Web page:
B R O K E N E A R T H
Infrared images from MALAWI, which is one of the most vulnerable countries to climate change in the world, with agriculture production being the backbone of the country. According to World Bank data, 84 per cent of Malawi’s 16 million-strong population live in rural areas. As a result, millions of Malawi subsistence farmers have already experienced years of being at the frontline of climate change. The impacts of climate change in Malawi are being manifested in various ways such as intense rainfall, changing rainfall patterns, floods, droughts and prolonged dry spells. The climate crisis is no longer solely an issue of environment - it’s a moral crisis and women are paying the price because they overwhelmingly carry the burden of productive and parenting responsibilities. Women face severe problems in feeding their children in addition to the already established problems of HIV/AIDS and severe poverty. Unpredictable weather patterns make it difficult to access the most basic necessities. The effects of climate change have increased poverty and reduced crop productivity and as a result many women risk going into extramarital affairs in order to get food for their families. In the wake of climate change people have resorted to burning charcoal to survive, however, these ventures further degrade the environment and make vulnerable communities even poorer.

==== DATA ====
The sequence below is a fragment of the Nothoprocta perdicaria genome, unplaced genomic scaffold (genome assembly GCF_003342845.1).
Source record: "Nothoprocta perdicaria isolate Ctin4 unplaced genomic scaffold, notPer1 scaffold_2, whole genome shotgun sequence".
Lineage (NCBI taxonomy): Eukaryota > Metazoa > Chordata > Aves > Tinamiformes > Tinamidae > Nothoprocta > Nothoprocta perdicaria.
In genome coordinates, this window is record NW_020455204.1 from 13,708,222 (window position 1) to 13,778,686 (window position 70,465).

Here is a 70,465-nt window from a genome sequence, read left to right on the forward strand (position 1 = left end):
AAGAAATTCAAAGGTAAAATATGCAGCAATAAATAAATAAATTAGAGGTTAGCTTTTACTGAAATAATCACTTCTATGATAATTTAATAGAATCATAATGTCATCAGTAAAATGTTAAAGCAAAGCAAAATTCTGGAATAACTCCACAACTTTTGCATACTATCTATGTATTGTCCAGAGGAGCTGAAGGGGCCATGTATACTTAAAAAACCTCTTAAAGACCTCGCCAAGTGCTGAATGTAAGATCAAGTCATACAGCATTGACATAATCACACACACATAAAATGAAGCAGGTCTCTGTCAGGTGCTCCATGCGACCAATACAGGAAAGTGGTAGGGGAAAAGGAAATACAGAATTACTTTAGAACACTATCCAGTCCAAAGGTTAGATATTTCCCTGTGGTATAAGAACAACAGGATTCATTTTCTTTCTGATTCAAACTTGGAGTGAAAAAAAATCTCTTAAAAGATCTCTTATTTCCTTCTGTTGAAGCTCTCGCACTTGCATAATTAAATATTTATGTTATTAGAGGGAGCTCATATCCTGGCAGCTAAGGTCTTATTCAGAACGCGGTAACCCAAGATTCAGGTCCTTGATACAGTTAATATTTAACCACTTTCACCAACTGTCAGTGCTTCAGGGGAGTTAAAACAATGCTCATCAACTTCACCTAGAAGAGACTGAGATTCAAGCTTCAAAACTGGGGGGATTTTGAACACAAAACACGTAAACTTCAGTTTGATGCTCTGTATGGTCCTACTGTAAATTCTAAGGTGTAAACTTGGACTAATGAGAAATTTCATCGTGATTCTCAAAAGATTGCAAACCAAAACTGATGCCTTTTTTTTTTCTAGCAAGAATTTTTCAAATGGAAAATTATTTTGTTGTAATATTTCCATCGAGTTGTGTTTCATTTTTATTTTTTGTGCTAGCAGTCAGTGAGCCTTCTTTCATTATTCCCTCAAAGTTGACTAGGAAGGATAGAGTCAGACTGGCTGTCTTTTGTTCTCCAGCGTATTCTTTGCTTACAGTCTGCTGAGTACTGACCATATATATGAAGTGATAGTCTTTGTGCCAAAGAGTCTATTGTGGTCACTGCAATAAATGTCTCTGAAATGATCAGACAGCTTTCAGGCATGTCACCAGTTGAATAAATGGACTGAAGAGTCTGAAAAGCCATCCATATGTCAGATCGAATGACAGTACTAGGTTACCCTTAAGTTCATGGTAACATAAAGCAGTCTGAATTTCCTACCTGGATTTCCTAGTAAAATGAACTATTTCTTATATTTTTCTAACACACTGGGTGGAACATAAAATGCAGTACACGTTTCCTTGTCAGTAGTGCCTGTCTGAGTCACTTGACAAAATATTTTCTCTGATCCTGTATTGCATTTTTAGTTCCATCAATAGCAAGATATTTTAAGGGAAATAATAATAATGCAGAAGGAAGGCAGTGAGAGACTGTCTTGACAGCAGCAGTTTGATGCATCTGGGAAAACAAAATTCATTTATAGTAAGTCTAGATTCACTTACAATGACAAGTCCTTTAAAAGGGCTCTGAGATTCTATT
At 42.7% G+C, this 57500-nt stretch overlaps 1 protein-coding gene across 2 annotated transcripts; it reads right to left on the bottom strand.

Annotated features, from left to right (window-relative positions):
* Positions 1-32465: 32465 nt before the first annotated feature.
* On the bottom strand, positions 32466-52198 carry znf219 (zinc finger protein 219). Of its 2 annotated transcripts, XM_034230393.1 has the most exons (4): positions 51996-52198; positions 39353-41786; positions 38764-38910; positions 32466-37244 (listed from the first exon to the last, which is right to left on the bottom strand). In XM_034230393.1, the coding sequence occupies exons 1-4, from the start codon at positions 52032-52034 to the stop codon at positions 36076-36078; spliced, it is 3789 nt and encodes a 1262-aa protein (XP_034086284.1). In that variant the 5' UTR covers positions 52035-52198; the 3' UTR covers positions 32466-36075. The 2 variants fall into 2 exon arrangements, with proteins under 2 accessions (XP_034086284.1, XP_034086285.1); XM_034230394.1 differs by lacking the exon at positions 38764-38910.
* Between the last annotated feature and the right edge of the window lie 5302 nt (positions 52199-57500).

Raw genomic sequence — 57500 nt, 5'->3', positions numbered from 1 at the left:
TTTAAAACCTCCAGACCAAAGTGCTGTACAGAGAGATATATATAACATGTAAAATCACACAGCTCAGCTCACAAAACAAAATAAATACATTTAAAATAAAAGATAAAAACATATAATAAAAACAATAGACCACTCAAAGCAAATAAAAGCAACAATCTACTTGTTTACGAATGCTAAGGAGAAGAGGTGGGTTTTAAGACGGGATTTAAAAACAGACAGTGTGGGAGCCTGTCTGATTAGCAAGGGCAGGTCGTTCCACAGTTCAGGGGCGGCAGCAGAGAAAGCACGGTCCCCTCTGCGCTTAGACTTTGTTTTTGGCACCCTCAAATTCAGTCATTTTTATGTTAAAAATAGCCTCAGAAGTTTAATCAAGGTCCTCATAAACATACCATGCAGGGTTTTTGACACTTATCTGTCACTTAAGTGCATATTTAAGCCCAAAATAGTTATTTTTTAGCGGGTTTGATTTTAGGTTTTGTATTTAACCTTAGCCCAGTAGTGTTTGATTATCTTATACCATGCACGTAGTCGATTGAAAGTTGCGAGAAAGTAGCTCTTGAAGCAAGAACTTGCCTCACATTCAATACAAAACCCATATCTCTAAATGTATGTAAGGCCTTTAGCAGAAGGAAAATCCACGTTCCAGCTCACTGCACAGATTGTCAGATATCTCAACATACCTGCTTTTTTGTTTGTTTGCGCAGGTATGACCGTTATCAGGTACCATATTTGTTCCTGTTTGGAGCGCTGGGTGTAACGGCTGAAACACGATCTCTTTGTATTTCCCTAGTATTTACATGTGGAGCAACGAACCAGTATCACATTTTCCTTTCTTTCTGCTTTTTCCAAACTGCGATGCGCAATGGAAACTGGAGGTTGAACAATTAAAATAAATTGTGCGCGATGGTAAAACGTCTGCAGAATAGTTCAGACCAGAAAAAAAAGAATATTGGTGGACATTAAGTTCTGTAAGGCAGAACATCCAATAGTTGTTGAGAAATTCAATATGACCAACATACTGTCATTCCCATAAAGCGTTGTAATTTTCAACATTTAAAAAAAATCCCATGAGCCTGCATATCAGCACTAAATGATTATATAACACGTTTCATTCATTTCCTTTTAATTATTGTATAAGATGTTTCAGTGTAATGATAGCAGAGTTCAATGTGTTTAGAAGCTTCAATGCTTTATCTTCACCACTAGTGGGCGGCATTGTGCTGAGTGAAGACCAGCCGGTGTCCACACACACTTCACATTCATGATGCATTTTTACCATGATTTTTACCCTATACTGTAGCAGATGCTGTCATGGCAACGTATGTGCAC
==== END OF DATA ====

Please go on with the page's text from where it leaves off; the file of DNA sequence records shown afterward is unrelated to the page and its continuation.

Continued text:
Malawi has one of the highest rates of child marriage in the world, with approximately 1 in 2 girls married by the age of 18, and some marry as early as the age of 11. Last year, marriage before the age of 18 was made illegal, a huge and symbolic step for Malawi. Child marriage campaigners say it’s too early to tell if the law’s been a success, and also point out that there’s a long way to go to change tradition and culture, as well as focusing government investment on the surrounding infrastructure to support girls, from education to sex education.
The images were shot on assignment for the Norwegian Development Fund - Utviklingsfondet.